Employee Fraud: How Much Should You Spend to Prevent it?

Reprinted with permission from Fraud Matters Newsletter of CPA America.

Forensic accountants stress that the best way to prevent fraud is to establish an efficient control system

How much should you spend on such a system? What mechanisms have worked best for other companies?

And, perhaps, most importantly – What is the price of doing nothing?

The Association of Certified Fraud Examiners and other groups provide the guidance below.

Control System

An efficient control system should include:

  • A strong control environment influenced by management’s philosophy of ethical behavior and strong corporate governance policies
  • A solid accounting system that ensures proper recording, classification and reporting of all transactions
  • Tight procedural controls that provide for safeguarding of assets, proper authorizations, audit mechanisms and proper documentation

Prevention Measures

The most common prevention measures used by organizations according to ACFE reports were external audits (75%); internal audits (59%); fraud training and hotlines (49%); and surprise audits (29%). Those organizations using internal audits, surprise audits, fraud training and hotlines experienced a significantly lower median loss and detection time than those organizations that did not.

Fraud Detection

While prevention measures are important, it’s helpful to know how most frauds are discovered. The ACFE said 34 percent of all frauds in their study were detected by tips. These tips came from vendors, customers, employees and anonymous sources. The remaining frauds were detected by:

  • Accident – 25% of the time
  • Internal audit – 20%
  • Internal controls – 19%
  • External audit – 12%
  • Notification by police – 4%

This clearly demonstrates the importance of having a strong internal control environment, a mechanism of reporting tips and abuses to someone who will react accordingly and external and internal audit services performed.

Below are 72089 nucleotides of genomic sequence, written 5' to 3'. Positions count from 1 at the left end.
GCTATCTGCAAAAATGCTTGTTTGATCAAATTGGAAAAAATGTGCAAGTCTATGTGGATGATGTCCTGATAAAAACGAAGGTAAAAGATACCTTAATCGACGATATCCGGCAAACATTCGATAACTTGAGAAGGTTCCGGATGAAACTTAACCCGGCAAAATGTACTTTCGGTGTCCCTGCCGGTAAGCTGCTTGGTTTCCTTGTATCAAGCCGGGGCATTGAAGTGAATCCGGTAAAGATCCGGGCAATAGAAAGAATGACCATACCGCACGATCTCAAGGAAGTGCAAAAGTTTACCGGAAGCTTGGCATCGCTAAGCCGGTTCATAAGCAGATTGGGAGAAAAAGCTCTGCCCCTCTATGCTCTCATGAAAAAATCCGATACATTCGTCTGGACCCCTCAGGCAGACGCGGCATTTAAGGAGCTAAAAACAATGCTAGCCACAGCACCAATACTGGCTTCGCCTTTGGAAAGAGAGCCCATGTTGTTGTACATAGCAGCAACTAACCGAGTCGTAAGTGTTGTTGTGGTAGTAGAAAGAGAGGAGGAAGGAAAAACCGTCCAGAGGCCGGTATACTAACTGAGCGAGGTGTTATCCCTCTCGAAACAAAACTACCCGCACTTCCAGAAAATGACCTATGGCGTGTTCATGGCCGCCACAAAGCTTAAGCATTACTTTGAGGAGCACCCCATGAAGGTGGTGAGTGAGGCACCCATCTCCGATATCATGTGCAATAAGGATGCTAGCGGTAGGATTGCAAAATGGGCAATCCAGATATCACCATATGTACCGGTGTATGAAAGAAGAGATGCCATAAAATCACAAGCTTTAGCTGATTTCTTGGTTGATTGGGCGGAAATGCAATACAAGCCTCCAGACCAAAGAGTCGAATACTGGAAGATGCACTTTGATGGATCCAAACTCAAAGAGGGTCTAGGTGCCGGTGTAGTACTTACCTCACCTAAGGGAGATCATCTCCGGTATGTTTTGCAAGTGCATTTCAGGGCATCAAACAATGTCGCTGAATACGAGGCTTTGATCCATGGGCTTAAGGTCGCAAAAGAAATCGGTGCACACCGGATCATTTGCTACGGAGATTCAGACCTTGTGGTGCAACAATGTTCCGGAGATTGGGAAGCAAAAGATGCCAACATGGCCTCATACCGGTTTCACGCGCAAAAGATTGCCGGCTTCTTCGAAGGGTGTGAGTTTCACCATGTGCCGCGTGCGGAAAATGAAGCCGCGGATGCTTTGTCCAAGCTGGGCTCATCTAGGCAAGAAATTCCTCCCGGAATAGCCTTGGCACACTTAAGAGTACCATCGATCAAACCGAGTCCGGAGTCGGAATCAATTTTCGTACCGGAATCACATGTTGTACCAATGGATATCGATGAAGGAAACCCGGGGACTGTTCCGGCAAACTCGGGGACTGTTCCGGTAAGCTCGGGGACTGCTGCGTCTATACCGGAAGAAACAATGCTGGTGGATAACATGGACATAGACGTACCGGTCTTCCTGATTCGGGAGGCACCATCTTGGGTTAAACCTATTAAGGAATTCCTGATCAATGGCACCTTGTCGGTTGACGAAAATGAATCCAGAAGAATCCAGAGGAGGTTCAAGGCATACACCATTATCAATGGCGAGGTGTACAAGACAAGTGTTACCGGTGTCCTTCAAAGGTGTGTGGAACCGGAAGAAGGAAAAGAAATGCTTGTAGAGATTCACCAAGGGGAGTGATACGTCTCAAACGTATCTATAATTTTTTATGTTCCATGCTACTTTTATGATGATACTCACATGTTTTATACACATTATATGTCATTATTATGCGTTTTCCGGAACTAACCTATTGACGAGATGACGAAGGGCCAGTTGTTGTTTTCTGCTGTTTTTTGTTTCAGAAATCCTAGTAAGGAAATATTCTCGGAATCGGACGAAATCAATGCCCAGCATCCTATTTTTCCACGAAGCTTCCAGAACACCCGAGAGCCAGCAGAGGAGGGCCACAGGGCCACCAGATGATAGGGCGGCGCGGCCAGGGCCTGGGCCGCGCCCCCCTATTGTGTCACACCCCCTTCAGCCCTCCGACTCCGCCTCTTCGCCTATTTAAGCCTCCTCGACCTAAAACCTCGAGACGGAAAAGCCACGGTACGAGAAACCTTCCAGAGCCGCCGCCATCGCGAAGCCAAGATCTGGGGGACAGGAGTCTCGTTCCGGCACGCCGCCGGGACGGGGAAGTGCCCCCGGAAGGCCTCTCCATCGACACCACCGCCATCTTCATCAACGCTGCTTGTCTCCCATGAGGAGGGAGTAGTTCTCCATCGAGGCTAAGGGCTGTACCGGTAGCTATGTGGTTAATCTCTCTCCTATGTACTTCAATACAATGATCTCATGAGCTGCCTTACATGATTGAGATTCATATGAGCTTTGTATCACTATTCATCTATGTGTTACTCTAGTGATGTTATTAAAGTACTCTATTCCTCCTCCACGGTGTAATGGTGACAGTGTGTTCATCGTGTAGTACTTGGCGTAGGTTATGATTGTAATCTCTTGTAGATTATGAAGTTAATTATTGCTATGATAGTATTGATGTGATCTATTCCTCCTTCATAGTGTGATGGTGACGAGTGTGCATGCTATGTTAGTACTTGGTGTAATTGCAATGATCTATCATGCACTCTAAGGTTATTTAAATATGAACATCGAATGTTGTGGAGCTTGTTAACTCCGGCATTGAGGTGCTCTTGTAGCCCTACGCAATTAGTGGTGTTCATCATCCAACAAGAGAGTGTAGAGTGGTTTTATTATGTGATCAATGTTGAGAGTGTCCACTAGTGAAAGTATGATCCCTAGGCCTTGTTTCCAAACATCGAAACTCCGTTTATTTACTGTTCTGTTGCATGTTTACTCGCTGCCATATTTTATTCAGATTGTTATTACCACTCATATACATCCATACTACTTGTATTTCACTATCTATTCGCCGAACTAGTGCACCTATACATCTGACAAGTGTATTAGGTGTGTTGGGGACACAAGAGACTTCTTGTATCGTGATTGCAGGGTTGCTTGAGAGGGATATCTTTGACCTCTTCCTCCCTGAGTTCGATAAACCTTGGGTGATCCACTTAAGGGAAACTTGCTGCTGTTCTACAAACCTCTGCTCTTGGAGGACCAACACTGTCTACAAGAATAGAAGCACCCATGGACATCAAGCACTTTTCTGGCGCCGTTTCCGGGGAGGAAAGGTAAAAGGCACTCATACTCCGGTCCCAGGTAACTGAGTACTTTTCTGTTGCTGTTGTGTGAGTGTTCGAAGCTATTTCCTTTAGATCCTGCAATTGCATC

Industries Most Likely to Experience Fraud

The industries experiencing the most incidents of occupational fraud, in order of number of occurrences, are:

  • Banking/Financial Services
  • Government and Public Administration
  • Manufacturing
  • Health Care
  • Insurance
  • Retail

Cost of Prevention Measures

Because of fraud’s disastrous consequences, failure to implement safeguards could jeopardize your business. The ACFE estimates that fraud costs typical U.S. companies 6 percent of their annual revenues.

Determining how much your company should spend to safeguard itself is difficult to estimate. The ACFE doesn’t recommend how much an organization should spend on compliance. But, various studies analyzing Sarbanes-Oxley (SOX) corporate governance reforms have been conducted.

SOX reforms have cost public companies millions of dollars. One study, conducted by Foley & Lardner, LLP, found that the average cost of compliance for private firms was $50,000, whereas public companies reported that costs were close to $3 million.

An industry rule of thumb says that a company should plan to spend about $1 million on SOX compliance for every $1 billion in annual revenue. However, a study by A.R.C. Morgan found that companies in the $1 billion revenue range are already spending more than $2 million, without factoring internal resource spending and growing auditor fees. According to Morgan, this figure is likely to grow to $3 million in the near future.

Fraud prevention costs could vary significantly and are based on a number of factors. For example, you may be forced to adopt corporate governance reforms such as SOX (public companies); conform to industry-specific regulatory compliance (banking, financial or insurance); or operate in an industry more prone to occupational fraud. In some cases, it becomes a judgment decision.

What would you spend to safeguard from losing 6 percent of your annual revenues?

We can all agree that fraud prevention should not be ignored. Our firm can perform the Association of Certified Fraud Examiners fraud prevention checkup on your organization to determine your vulnerabilities.

The incidence of fraud is now so common that its occurrence is no longer remarkable, only its scale, the ACFE says.

By failing to protect your organization, you can expect to become a victim of fraud at some point in the future and become a statistic in their next study.

James I. Marasco, CPA/CFF, CFE, CIA
Jim is a partner at EFP Rotenberg. He brings more than 18 years of public accounting and auditing experience. He is a full-time management consultant and travels extensively throughout the country while leading StoneBridge Business Partners (an EFP Rotenberg affiliate company). Read more about Jim. Article republished with the permission of CPAmerica.